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A pastry chef or pâtissier (pronounced [pɑ.ti.sje]; the French female version of the word is pâtissière [pɑ.ti.sjɛʁ]), is a station chef in a professional kitchen, skilled in the making of pastries, desserts, breads and other baked goods. They are employed in large hotels, bistros, restaurants, bakeries, and some cafés.
A pastry chef at work
|Competencies||Pastry, Dessert expert|
Duties and functionsEdit
Day-to-day operations can also require the pastry chef to research recipe concepts and develop and test new recipes. Usually the pastry chef does all the necessary preparation of the various desserts in advance, before dinner seating begins. The actual plating of the desserts is often done by another station chef, usually the garde manger, at the time of order. The pastry chef is often in charge of the dessert menu, which besides traditional desserts, may include dessert wines, specialty dessert beverages, and gourmet cheese platters. Pastry chefs are also expected to fully understand their ingredients and the chemical reactions that occur when making fine pastries. Precise timing and temperatures are critically important.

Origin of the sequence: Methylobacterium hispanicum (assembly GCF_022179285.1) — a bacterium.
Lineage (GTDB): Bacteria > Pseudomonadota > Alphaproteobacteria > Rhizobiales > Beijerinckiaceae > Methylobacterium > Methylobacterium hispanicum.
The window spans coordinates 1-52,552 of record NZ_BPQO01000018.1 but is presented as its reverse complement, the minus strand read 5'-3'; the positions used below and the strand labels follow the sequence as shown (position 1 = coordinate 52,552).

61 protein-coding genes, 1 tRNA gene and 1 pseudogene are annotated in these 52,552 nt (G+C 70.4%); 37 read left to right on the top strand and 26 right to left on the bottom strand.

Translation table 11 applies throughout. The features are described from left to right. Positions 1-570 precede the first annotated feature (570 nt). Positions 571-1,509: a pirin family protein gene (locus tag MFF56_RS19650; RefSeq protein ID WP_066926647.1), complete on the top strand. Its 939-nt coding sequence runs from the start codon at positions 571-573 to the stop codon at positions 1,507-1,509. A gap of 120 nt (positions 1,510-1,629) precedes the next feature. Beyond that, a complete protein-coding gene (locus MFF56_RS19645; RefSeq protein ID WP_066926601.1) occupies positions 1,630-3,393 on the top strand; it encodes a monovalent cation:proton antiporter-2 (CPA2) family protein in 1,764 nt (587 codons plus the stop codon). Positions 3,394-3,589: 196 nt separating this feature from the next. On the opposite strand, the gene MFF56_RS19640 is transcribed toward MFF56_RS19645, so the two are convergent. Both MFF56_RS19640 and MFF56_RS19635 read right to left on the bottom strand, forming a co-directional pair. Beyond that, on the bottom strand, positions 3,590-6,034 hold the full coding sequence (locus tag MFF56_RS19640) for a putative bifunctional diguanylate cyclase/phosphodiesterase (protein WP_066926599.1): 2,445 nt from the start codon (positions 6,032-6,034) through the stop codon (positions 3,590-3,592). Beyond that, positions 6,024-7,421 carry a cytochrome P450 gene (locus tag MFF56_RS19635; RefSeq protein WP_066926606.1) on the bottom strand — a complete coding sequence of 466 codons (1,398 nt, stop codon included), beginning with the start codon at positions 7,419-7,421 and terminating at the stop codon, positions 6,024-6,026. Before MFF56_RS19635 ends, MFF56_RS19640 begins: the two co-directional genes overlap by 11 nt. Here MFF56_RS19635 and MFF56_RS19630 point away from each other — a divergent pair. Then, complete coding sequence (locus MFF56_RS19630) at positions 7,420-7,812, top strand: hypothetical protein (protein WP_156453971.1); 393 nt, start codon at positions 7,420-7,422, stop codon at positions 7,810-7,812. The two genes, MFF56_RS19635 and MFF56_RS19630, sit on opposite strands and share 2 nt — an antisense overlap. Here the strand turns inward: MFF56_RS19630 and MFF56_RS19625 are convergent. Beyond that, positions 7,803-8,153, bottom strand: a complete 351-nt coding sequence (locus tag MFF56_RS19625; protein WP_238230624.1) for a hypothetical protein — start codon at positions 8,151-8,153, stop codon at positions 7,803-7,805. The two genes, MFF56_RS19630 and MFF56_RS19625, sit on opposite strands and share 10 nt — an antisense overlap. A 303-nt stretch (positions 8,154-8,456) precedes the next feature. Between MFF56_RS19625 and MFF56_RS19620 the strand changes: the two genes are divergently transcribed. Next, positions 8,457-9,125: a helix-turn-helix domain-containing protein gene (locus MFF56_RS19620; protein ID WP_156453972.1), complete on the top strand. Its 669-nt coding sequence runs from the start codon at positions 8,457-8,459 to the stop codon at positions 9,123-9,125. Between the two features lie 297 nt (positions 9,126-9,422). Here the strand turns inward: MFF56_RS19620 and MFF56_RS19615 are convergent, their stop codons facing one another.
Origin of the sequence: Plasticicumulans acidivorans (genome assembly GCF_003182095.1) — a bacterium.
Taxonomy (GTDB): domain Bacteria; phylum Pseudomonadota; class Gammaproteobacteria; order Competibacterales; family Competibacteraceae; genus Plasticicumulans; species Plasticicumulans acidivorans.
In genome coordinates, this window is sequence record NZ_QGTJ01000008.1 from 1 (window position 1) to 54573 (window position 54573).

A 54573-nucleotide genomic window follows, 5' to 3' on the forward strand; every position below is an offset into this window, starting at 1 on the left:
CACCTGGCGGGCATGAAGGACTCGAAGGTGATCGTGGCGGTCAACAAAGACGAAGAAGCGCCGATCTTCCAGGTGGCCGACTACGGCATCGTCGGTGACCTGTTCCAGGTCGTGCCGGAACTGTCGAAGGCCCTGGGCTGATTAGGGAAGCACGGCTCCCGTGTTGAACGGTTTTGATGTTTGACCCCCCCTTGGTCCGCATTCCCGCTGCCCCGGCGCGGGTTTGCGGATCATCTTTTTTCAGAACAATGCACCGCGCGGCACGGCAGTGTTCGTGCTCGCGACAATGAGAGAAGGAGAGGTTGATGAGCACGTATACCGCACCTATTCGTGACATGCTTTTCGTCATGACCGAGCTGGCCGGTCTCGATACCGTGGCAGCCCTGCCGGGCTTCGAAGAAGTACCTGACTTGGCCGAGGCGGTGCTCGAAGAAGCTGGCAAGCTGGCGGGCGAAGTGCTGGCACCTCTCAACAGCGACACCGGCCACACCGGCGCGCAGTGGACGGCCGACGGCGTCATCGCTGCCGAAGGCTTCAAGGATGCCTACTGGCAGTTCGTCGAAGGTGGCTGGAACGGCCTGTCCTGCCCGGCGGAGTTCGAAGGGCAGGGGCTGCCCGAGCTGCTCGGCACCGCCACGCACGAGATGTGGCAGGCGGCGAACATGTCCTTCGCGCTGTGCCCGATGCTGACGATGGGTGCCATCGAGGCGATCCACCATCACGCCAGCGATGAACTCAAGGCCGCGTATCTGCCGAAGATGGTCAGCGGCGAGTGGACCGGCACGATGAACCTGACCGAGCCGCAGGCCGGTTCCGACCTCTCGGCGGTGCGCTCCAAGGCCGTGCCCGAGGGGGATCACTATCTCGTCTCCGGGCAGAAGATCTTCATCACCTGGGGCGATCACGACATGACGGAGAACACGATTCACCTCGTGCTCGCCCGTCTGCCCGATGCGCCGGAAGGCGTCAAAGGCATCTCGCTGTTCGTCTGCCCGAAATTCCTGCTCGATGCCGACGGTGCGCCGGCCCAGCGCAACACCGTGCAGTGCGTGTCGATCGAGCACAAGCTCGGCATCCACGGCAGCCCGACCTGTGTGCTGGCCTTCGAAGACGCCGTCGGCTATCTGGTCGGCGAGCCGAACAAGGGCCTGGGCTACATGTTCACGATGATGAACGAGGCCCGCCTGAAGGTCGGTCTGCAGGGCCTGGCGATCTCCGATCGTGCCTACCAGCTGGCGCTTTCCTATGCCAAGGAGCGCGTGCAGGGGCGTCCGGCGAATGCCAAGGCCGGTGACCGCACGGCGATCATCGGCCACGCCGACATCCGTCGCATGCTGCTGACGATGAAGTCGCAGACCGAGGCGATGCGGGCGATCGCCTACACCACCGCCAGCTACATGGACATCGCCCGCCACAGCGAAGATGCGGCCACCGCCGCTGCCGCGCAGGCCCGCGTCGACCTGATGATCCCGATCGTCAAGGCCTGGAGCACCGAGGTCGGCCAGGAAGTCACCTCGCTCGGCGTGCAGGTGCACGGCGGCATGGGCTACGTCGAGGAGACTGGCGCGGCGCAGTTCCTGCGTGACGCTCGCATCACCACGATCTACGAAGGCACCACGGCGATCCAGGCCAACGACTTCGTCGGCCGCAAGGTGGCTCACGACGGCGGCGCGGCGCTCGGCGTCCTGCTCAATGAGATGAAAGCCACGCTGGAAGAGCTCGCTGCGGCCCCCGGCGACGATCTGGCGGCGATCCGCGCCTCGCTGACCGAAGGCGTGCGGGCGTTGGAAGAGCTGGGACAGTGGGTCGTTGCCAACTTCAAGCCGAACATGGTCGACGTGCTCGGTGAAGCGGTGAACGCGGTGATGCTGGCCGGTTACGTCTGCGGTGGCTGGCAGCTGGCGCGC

In larger kitchens, the pastry chef may have a number of other chefs working in their station, each responsible for specific types of pastries:
- boulanger (baker): responsible for breads, cakes and breakfast pastries
- confiseur (confectioner): responsible for candies and petit fours
- décorateur (decorator): responsible for specialty cakes and show pieces
- glacier: responsible for cold and frozen desserts
- Scheiber, Noam (2016-10-13). "Creating a Pastry Chef From Scratch". The New York Times. ISSN 0362-4331. Retrieved 2016-11-08.
- "Dessert Professional Taps the Top Ten Pastry Chefs in America". The Huffington Post. Retrieved 16 December 2014.
- "How to Become a Pastry Chef". Retrieved 3 March 2015.